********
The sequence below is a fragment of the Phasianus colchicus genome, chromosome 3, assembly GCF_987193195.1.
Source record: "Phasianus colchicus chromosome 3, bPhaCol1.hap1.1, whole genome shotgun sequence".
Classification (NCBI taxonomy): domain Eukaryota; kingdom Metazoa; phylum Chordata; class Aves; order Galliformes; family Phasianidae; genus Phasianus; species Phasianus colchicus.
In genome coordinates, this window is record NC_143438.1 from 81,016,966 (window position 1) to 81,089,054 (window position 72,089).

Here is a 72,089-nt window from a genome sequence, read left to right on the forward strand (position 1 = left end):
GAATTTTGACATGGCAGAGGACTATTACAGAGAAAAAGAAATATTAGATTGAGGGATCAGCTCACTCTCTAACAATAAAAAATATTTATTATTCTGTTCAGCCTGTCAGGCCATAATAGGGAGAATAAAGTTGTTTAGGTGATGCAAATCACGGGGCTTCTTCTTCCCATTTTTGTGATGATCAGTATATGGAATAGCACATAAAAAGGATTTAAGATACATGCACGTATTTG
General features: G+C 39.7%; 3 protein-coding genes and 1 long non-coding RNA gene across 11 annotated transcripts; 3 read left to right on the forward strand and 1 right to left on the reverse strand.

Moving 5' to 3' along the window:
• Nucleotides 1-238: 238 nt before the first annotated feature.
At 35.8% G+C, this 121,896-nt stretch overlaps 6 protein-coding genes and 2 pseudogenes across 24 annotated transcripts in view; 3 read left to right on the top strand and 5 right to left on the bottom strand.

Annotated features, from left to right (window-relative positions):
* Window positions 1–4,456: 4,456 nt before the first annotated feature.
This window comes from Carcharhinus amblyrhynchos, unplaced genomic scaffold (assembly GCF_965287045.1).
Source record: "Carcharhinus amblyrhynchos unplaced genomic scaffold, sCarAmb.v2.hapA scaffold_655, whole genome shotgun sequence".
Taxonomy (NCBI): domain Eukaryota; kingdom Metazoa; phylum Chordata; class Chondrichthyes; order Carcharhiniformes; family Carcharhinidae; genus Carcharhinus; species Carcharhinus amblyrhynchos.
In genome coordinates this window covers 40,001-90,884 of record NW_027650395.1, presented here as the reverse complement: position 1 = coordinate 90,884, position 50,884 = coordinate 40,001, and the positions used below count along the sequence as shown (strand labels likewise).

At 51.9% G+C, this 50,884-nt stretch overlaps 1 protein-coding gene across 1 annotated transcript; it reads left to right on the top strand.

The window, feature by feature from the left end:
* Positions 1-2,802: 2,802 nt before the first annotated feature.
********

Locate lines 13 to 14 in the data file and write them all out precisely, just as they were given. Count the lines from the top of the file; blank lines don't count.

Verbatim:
This window comes from Carcharhinus amblyrhynchos, unplaced genomic scaffold (assembly GCF_965287045.1).
Source record: "Carcharhinus amblyrhynchos unplaced genomic scaffold, sCarAmb.v2.hapA scaffold_655, whole genome shotgun sequence".